The amount of iron lost in menstrual fluid is relatively small for most women. In one study, premenopausal women who exhibited symptoms of iron deficiency were given endoscopies. 86% of them actually had gastrointestinal disease and were at risk of being misdiagnosed simply because they were menstruating. Heavy menstrual bleeding, occurring monthly, can result in anemia.

How to manage menstruation

Many girls/women find it difficult to manage menstruation today, especially those in the rural area. Some use dry leaves, plantain leaves, rags, tissue papers etc. which causes different infections, rash, uncomfortability causing lack of confidence to perform their daily activities.

Nowadays, there are two major ways of managing menstruation with the use of sanitary pads which come in two forms; The Reusable Pads (recommended) and the Disposable Pad. The Disposable pad is more better to use to manage menstruations for the following reasons.


1. You will reduce your menstrual cramps, infections and skin rashes.

If you suffer intense pain during your period and are using disposable pad, consider using alternatives like washable pads or 100% organic cotton products. Disposable pads also use plastics, which block airflow to your vagina, and not surprisingly, can encourage a painful rash. Disposables also use synthetic fibers like rayon which are super-absorbent, but will also absorb all the moisture in your vagina, increasing your chances of severe pain and infections -- especially if you are wearing one for hours, all day, and all week. Once I switched to reusable cloth pads, my own severe cramping was reduced to nil -- a real menstrual miracle.


2. Reusable options are much healthier for you.

Disposables are typically made with a combination of plastics, cotton, synthetic fibers and wood pulp. Conventionally produced cotton is one of the most toxic crops grown, using 20 percent of the world’s pesticide and herbicides. These materials are then bleached with chlorine dioxide, creating polluting, harmful and bio-accumulative byproducts like dioxin, which not only end up in the environment, but also remain in our bodies for decades. Add other synthetic chemicals and artificial fragrances to the mix, and you've got a recipe for side effects like allergic reactions, hormone disruption, reproductive and gynecological disorders like endometriosis.  .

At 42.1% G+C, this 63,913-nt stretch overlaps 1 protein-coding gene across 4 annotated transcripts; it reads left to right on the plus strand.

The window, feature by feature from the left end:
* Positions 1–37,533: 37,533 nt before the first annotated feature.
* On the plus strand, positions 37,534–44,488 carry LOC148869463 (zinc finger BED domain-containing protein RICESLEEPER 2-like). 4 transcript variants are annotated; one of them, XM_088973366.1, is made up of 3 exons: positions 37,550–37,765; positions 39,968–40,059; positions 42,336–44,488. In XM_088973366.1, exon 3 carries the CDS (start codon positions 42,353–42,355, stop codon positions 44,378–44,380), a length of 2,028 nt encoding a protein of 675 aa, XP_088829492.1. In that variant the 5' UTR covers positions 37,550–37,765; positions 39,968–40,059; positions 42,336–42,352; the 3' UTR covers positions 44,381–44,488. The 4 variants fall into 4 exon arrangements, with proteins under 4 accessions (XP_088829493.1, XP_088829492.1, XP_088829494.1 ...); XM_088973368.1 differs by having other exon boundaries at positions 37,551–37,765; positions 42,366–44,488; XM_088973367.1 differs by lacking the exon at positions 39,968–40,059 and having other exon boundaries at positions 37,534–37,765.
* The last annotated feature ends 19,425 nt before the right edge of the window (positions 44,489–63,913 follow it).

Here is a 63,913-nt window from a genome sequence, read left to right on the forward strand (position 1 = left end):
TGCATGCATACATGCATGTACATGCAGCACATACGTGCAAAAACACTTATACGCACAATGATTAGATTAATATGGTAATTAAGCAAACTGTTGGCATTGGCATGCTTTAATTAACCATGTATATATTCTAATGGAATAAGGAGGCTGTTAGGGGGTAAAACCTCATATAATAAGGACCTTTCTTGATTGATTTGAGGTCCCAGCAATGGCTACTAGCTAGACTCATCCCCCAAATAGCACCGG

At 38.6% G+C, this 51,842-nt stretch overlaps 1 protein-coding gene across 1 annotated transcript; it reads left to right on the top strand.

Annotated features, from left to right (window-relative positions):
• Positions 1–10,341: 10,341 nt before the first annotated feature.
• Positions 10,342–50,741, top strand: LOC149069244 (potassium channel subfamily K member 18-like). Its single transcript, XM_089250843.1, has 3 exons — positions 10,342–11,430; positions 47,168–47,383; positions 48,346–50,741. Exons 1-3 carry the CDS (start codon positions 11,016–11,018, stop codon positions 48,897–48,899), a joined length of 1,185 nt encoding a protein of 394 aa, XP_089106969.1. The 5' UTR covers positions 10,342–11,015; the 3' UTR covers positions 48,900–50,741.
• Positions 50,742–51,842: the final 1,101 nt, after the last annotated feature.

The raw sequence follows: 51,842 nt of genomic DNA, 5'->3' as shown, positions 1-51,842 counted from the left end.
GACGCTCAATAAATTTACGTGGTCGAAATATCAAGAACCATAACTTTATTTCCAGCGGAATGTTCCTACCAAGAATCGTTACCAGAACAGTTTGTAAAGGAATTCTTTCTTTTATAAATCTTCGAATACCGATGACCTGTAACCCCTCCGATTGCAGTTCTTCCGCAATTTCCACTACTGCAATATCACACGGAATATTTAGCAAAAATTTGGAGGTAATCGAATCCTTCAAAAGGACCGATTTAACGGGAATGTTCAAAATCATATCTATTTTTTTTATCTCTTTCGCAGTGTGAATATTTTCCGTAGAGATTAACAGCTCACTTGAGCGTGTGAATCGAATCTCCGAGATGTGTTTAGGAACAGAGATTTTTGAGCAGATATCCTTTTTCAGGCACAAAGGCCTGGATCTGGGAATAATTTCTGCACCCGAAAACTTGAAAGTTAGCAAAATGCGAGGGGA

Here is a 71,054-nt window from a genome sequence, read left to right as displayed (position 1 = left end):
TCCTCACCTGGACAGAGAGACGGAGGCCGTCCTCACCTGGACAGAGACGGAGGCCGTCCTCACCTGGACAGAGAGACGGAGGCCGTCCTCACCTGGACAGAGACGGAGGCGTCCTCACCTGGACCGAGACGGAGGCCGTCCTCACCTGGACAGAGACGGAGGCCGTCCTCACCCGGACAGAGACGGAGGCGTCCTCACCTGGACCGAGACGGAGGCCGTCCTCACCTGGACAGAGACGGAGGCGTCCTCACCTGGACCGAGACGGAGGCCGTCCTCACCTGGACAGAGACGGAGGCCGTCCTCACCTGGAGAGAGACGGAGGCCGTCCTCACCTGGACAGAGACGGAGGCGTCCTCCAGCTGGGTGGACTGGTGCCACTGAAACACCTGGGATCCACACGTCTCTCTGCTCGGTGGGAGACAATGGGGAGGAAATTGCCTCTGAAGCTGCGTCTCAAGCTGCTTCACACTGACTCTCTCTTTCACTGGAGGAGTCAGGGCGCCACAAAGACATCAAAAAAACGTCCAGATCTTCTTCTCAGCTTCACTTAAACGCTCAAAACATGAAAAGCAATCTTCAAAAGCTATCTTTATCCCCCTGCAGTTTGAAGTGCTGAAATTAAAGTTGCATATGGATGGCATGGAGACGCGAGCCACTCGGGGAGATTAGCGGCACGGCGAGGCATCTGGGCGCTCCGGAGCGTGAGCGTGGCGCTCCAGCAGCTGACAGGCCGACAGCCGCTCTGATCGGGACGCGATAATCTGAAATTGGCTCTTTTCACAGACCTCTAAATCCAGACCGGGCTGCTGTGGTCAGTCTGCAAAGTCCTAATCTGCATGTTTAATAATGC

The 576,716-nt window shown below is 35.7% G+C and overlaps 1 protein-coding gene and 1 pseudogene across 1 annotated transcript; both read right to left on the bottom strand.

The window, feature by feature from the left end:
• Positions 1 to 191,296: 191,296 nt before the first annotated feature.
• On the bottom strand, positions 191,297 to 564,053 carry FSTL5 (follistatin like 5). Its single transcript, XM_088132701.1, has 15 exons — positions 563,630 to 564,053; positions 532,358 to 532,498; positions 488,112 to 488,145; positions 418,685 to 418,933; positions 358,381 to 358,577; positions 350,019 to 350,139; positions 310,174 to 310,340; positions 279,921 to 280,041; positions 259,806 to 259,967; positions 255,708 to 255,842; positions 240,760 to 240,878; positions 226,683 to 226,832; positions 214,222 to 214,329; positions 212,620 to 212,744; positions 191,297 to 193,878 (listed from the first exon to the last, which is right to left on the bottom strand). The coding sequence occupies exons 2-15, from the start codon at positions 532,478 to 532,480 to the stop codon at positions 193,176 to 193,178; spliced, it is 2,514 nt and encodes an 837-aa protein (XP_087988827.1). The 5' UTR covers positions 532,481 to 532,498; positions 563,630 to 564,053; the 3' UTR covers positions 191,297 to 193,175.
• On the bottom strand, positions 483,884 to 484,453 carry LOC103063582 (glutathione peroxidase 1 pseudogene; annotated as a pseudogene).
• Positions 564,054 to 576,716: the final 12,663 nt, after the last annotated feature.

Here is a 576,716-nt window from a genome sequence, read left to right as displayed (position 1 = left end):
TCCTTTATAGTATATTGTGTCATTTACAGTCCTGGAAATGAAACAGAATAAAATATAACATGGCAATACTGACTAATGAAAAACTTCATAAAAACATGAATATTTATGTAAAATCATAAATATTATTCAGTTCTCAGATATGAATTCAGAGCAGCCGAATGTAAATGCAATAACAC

3. You will save loads of money.

If the health reasons don't sway you, maybe the numbers will be more convincing. Granted, reusables have a larger initial cost, but they last much, much longer. With proper care, cloth pads can last for years (my own cloth napkins are six years old and are still going strong). Compare this to the disposable that has a lifespan of a few hours before it's thrown away, forcing you to buy more and more -- all of them ending up in a landfill.

You can do the math: assuming a woman menstruates for 40 years, buys a N450 pack for a month, you can do the rest.

4. You will help save the environment.

Switching to reusables is a striking example of how seemingly small personal choices can have a tremendous positive impact on our environment. The plastics in a pad will take hundreds of years to decompose. The process of manufacturing these disposables also pollutes our waterways, air and animal habitats. Switching to reusables can make a difference.

5. You will support independent companies.

If you are already leery of handing your money over to big, faceless corporations that probably don't have your best interests in mind, check out the companies that specialize in providing safe and healthier alternatives.

6. Its sanitary, doesn't leak and easier to clean than you think.

When talking about reusable options, one is inevitably faced with the questions: "is it clean?" and "will it leak?" Our washable pads use a removable liner for extra absorption, and many have a waterproof lining sewn inside. It may be a tad bulkier, but occasional bulk is infinitely better than a lifetime of health problems. With the right maintenance, reusable products are just as sanitary. For washable pads, we recommend soaking them overnight in water before washing.

7. Heck, it's pretty. And empowering.

Forget those boring, bleached white synthetic products -- reusable options are bursting with color, patterns, unique designs -- personality. I don't know what the background science may be, but surely bright colors can help alleviate any premenstrual syndrome-related moodiness.

We would also do well to remember that non-disposables are nothing new; women have been using sea sponges and rags forever. The culture of concealment surrounding menstruation has influenced women to feel ashamed about their bodies, and this imposed shame makes us docile, unquestioning consumers of products that are neither good for us, nor the environment.

Do you wish to try a Reusable Pad today? Click here to get one.